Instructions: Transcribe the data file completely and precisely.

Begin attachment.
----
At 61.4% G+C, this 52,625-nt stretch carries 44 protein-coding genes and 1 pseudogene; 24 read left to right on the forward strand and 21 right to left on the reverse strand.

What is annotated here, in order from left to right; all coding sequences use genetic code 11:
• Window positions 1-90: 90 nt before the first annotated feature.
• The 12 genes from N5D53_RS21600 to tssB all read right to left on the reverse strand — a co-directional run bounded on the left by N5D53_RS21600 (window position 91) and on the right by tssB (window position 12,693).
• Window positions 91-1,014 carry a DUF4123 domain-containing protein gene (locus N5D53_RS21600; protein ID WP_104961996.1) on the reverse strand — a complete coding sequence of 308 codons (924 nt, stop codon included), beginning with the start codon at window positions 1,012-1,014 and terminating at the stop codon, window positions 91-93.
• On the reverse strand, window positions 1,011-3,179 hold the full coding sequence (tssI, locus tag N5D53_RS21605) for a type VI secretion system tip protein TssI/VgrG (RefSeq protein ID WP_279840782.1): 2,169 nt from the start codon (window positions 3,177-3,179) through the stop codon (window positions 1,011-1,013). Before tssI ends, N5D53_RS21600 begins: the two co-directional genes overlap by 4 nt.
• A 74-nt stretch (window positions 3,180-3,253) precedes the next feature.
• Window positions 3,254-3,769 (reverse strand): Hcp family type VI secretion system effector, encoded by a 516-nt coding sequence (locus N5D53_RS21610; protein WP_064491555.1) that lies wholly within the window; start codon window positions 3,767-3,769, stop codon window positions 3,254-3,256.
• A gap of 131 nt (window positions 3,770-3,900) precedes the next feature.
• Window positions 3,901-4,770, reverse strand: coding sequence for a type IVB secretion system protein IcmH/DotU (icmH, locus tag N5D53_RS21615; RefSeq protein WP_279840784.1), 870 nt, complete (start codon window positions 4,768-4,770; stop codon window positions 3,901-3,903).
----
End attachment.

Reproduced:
At 61.4% G+C, this 52,625-nt stretch carries 44 protein-coding genes and 1 pseudogene; 24 read left to right on the forward strand and 21 right to left on the reverse strand.

What is annotated here, in order from left to right; all coding sequences use genetic code 11:
• Window positions 1-90: 90 nt before the first annotated feature.
• The 12 genes from N5D53_RS21600 to tssB all read right to left on the reverse strand — a co-directional run bounded on the left by N5D53_RS21600 (window position 91) and on the right by tssB (window position 12,693).
• Window positions 91-1,014 carry a DUF4123 domain-containing protein gene (locus N5D53_RS21600; protein ID WP_104961996.1) on the reverse strand — a complete coding sequence of 308 codons (924 nt, stop codon included), beginning with the start codon at window positions 1,012-1,014 and terminating at the stop codon, window positions 91-93.
• On the reverse strand, window positions 1,011-3,179 hold the full coding sequence (tssI, locus tag N5D53_RS21605) for a type VI secretion system tip protein TssI/VgrG (RefSeq protein ID WP_279840782.1): 2,169 nt from the start codon (window positions 3,177-3,179) through the stop codon (window positions 1,011-1,013). Before tssI ends, N5D53_RS21600 begins: the two co-directional genes overlap by 4 nt.
• A 74-nt stretch (window positions 3,180-3,253) precedes the next feature.
• Window positions 3,254-3,769 (reverse strand): Hcp family type VI secretion system effector, encoded by a 516-nt coding sequence (locus N5D53_RS21610; protein WP_064491555.1) that lies wholly within the window; start codon window positions 3,767-3,769, stop codon window positions 3,254-3,256.
• A gap of 131 nt (window positions 3,770-3,900) precedes the next feature.
• Window positions 3,901-4,770, reverse strand: coding sequence for a type IVB secretion system protein IcmH/DotU (icmH, locus tag N5D53_RS21615; RefSeq protein WP_279840784.1), 870 nt, complete (start codon window positions 4,768-4,770; stop codon window positions 3,901-3,903).